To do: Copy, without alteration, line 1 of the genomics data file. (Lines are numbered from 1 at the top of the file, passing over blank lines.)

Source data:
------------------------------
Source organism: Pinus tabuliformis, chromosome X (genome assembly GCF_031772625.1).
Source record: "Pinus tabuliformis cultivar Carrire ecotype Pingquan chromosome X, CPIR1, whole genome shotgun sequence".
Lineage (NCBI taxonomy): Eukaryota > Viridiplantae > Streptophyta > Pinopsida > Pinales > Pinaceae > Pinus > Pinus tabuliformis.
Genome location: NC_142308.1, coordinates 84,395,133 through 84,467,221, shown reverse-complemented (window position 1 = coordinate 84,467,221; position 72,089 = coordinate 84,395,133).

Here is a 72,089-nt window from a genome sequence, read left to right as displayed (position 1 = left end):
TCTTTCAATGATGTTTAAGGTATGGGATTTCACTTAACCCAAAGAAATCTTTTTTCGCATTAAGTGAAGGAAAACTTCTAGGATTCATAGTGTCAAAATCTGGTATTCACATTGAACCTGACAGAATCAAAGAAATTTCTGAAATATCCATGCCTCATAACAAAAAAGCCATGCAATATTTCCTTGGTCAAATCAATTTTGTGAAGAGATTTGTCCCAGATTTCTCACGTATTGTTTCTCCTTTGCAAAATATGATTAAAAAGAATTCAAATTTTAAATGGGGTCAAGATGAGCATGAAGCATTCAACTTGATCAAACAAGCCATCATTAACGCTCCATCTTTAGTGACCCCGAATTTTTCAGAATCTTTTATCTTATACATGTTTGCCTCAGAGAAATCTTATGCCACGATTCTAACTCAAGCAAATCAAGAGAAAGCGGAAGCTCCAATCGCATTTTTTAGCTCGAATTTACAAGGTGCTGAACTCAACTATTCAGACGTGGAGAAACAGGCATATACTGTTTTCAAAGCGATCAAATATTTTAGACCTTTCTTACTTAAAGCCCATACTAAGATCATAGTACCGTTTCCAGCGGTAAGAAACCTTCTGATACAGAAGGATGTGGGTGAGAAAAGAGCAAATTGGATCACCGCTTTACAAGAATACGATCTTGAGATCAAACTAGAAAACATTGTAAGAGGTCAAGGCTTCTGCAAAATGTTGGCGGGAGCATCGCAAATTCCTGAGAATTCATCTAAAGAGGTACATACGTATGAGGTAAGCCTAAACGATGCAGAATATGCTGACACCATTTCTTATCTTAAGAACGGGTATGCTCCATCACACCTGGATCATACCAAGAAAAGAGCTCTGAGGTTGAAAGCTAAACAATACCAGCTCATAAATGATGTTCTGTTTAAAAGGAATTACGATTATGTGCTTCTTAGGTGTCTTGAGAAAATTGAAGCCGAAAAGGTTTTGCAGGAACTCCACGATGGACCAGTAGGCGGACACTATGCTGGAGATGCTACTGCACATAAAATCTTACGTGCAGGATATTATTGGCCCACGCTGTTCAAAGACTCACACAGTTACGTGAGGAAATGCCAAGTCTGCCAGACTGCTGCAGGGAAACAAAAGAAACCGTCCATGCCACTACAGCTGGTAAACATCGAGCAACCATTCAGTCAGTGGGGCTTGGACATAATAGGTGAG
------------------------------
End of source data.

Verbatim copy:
Source organism: Pinus tabuliformis, chromosome X (genome assembly GCF_031772625.1).